Queen’s should cut its financial and research ties to companies involved in the ongoing human rights crisis in Western China, where an estimated 1.5 million Uyghur Muslims and other minorities are being arbitrarily detained in re-education camps.
Currently, Queen’s invests in controversial tech companies iFlyTek and Hikvision—which were blacklisted by the United States in October for their involvement in the detention and surveillance of minority Uyghurs in the Xinjiang region of China.
According to a US Commerce Department filing, the companies have been “implicated in human rights violations and abuses in the implementation of China’s campaign of repression, mass arbitrary detention, and high-technology surveillance against Uighurs, Kazakhs, and other members of Muslim minority groups.”
Queen’s also has an ongoing research partnership with iFlyTek, an artificial intelligence firm, to develop deep learning modelling that detects and processes speech. The project is valued at $727,000.
iFlyTek has reportedly worked with authorities in Xinjiang to deploy a technology called voiceprint, which human rights groups say can track unique signatures in a person’s voice. The technology is one piece of a larger surveillance apparatus created in the region.
What’s worse is that Queen’s is standing behind the project anyways.
“In undertaking any research partnerships, we ensure that work is done in full compliance with all applicable Canadian laws and directives,” the University wrote in a statement to The Journal in October. “To date there have been no directives given in regards to research partnerships with companies from China.”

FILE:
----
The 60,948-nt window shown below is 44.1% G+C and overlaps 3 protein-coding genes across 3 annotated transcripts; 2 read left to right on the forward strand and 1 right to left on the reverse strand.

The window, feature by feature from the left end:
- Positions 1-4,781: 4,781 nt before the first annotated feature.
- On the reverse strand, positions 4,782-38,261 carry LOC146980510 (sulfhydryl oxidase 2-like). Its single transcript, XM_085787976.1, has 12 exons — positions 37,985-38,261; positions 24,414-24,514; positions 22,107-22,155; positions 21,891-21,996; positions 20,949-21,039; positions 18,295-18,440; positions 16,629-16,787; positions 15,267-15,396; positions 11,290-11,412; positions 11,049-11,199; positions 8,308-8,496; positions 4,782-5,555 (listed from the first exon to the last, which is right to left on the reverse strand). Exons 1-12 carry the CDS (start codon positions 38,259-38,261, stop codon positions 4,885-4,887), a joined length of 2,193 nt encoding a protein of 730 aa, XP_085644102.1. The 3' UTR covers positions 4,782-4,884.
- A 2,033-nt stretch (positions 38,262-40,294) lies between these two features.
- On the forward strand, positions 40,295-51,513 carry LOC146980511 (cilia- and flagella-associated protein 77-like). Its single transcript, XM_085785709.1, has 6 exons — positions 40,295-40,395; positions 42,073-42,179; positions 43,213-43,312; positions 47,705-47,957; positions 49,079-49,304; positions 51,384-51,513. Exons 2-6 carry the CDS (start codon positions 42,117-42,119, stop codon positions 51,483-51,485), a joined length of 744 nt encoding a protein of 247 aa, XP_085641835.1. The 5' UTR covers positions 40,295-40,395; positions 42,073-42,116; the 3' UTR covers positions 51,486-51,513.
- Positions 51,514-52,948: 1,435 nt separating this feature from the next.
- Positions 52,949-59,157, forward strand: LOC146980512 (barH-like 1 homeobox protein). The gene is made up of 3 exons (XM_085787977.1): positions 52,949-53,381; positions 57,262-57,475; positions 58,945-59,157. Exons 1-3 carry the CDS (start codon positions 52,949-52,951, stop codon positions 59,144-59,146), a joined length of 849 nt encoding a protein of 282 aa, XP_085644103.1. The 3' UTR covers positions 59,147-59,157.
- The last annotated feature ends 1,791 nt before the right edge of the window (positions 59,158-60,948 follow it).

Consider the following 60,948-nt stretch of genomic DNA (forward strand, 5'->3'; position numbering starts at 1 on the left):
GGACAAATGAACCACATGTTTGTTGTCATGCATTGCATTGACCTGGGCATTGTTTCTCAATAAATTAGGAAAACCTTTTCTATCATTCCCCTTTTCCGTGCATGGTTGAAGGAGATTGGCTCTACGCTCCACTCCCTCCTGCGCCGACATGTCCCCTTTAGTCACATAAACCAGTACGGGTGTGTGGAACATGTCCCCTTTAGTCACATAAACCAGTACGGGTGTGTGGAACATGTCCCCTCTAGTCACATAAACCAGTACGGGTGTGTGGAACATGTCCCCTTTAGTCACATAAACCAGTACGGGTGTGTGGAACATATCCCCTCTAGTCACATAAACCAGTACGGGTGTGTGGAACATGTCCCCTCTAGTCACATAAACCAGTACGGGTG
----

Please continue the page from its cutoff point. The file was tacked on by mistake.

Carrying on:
Although the government hasn’t barred universities from working with the companies, Queen’s can—and should—act on its own. In the last year, several US universities have started distancing themselves from Chinese tech giants involved in supplying surveillance equipment.
The University should lead by example by divesting from iFlyTek and Hikvision, while making sure research conducted at Queen’s doesn’t end up supporting human rights abuses abroad.
Hikvision, which bills itself as the world’s largest video surveillance company, has also been accused of facilitating mass surveillance of Uyghurs, even providing cameras to re-education camps in Xinjiang directly.
The University must do better to identify, assess, and act on its ties to companies implicated in human rights abuses internationally. If you want to make your voice heard by decision-makers, email the Office of the Principal, the Office of the Vice-Principal (Finance and Administration), and the Office of Vice-Principal (Research).
As stakeholders in the Queen’s community, we must demand answers from University leadership about why it maintains—and defends—these relationships.
Iain is The Journal’s Managing Editor. He is a fifth-year History student.
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